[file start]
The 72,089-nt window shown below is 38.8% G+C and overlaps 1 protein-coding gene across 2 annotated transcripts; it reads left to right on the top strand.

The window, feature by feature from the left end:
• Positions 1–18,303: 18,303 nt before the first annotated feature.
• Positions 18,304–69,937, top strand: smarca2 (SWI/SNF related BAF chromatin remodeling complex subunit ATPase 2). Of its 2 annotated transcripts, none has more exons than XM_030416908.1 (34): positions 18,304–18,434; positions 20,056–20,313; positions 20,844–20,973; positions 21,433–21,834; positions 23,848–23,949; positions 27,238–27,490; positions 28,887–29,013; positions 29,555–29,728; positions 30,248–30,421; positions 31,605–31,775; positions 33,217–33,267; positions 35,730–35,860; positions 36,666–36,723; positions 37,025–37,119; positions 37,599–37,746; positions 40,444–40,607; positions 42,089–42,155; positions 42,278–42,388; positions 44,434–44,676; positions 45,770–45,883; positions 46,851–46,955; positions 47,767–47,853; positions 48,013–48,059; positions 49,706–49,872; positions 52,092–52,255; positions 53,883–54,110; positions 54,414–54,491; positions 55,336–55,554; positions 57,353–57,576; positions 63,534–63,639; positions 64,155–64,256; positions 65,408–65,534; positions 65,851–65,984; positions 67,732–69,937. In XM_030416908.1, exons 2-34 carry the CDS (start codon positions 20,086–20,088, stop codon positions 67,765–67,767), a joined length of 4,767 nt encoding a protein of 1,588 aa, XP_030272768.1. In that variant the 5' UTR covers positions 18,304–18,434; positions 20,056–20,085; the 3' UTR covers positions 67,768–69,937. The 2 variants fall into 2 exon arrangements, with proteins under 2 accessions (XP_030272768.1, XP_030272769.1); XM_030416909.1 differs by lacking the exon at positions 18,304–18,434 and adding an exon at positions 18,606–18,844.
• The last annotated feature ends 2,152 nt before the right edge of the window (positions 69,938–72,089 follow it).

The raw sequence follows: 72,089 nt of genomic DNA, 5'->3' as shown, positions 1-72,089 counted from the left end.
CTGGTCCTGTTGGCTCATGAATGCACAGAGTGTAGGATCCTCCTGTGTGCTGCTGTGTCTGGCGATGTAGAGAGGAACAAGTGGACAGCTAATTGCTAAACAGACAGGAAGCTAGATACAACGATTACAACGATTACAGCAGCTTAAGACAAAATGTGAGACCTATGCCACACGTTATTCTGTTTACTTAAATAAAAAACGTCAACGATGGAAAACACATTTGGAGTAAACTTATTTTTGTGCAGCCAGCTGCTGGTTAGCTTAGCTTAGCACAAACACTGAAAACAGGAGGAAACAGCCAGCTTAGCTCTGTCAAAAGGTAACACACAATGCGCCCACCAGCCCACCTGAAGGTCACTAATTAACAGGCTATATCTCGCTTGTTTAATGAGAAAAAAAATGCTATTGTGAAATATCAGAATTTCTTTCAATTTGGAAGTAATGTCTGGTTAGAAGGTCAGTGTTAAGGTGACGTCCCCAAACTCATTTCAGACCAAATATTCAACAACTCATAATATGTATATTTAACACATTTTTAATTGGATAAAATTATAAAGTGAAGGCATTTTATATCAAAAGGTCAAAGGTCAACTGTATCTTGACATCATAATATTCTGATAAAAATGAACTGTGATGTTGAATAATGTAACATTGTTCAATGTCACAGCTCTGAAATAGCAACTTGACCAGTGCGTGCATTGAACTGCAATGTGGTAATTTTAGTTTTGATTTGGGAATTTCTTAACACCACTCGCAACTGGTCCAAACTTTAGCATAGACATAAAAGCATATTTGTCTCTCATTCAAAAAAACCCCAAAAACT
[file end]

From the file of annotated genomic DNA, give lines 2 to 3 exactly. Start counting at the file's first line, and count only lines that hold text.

The window, feature by feature from the left end:
• Positions 1–18,303: 18,303 nt before the first annotated feature.